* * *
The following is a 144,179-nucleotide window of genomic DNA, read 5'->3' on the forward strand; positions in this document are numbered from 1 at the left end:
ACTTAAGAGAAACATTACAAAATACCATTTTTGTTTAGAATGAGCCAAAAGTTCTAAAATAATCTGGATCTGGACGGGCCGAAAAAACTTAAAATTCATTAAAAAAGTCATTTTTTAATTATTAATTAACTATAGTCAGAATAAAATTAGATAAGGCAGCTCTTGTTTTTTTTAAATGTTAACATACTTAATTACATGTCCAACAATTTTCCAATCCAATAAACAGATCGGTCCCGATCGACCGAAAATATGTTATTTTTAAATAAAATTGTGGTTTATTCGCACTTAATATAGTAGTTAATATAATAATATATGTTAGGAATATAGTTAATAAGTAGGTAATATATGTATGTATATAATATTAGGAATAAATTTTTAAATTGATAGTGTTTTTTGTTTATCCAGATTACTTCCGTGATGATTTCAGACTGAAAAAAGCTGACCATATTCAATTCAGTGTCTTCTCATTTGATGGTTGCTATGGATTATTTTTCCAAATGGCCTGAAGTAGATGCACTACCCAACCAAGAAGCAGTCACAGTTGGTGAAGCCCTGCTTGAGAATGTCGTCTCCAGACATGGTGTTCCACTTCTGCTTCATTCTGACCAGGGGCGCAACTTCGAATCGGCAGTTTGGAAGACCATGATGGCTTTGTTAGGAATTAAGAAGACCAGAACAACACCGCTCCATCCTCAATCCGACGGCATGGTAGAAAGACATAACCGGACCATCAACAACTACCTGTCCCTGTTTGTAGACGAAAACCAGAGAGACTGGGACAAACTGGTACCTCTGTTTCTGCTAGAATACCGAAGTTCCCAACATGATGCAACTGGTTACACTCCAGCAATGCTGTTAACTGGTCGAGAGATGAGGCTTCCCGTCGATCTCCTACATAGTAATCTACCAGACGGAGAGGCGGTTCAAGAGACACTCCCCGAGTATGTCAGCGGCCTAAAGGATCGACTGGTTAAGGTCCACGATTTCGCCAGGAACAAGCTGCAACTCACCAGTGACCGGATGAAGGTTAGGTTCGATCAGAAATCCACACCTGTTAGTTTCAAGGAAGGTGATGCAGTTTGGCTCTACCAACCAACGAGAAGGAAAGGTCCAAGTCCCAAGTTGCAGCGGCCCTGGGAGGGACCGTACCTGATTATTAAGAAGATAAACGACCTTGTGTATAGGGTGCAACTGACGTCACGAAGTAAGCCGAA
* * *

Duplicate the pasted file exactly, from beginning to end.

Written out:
The following is a 144,179-nucleotide window of genomic DNA, read 5'->3' on the forward strand; positions in this document are numbered from 1 at the left end:
ACTTAAGAGAAACATTACAAAATACCATTTTTGTTTAGAATGAGCCAAAAGTTCTAAAATAATCTGGATCTGGACGGGCCGAAAAAACTTAAAATTCATTAAAAAAGTCATTTTTTAATTATTAATTAACTATAGTCAGAATAAAATTAGATAAGGCAGCTCTTGTTTTTTTTAAATGTTAACATACTTAATTACATGTCCAACAATTTTCCAATCCAATAAACAGATCGGTCCCGATCGACCGAAAATATGTTATTTTTAAATAAAATTGTGGTTTATTCGCACTTAATATAGTAGTTAATATAATAATATATGTTAGGAATATAGTTAATAAGTAGGTAATATATGTATGTATATAATATTAGGAATAAATTTTTAAATTGATAGTGTTTTTTGTTTATCCAGATTACTTCCGTGATGATTTCAGACTGAAAAAAGCTGACCATATTCAATTCAGTGTCTTCTCATTTGATGGTTGCTATGGATTATTTTTCCAAATGGCCTGAAGTAGATGCACTACCCAACCAAGAAGCAGTCACAGTTGGTGAAGCCCTGCTTGAGAATGTCGTCTCCAGACATGGTGTTCCACTTCTGCTTCATTCTGACCAGGGGCGCAACTTCGAATCGGCAGTTTGGAAGACCATGATGGCTTTGTTAGGAATTAAGAAGACCAGAACAACACCGCTCCATCCTCAATCCGACGGCATGGTAGAAAGACATAACCGGACCATCAACAACTACCTGTCCCTGTTTGTAGACGAAAACCAGAGAGACTGGGACAAACTGGTACCTCTGTTTCTGCTAGAATACCGAAGTTCCCAACATGATGCAACTGGTTACACTCCAGCAATGCTGTTAACTGGTCGAGAGATGAGGCTTCCCGTCGATCTCCTACATAGTAATCTACCAGACGGAGAGGCGGTTCAAGAGACACTCCCCGAGTATGTCAGCGGCCTAAAGGATCGACTGGTTAAGGTCCACGATTTCGCCAGGAACAAGCTGCAACTCACCAGTGACCGGATGAAGGTTAGGTTCGATCAGAAATCCACACCTGTTAGTTTCAAGGAAGGTGATGCAGTTTGGCTCTACCAACCAACGAGAAGGAAAGGTCCAAGTCCCAAGTTGCAGCGGCCCTGGGAGGGACCGTACCTGATTATTAAGAAGATAAACGACCTTGTGTATAGGGTGCAACTGACGTCACGAAGTAAGCCGAA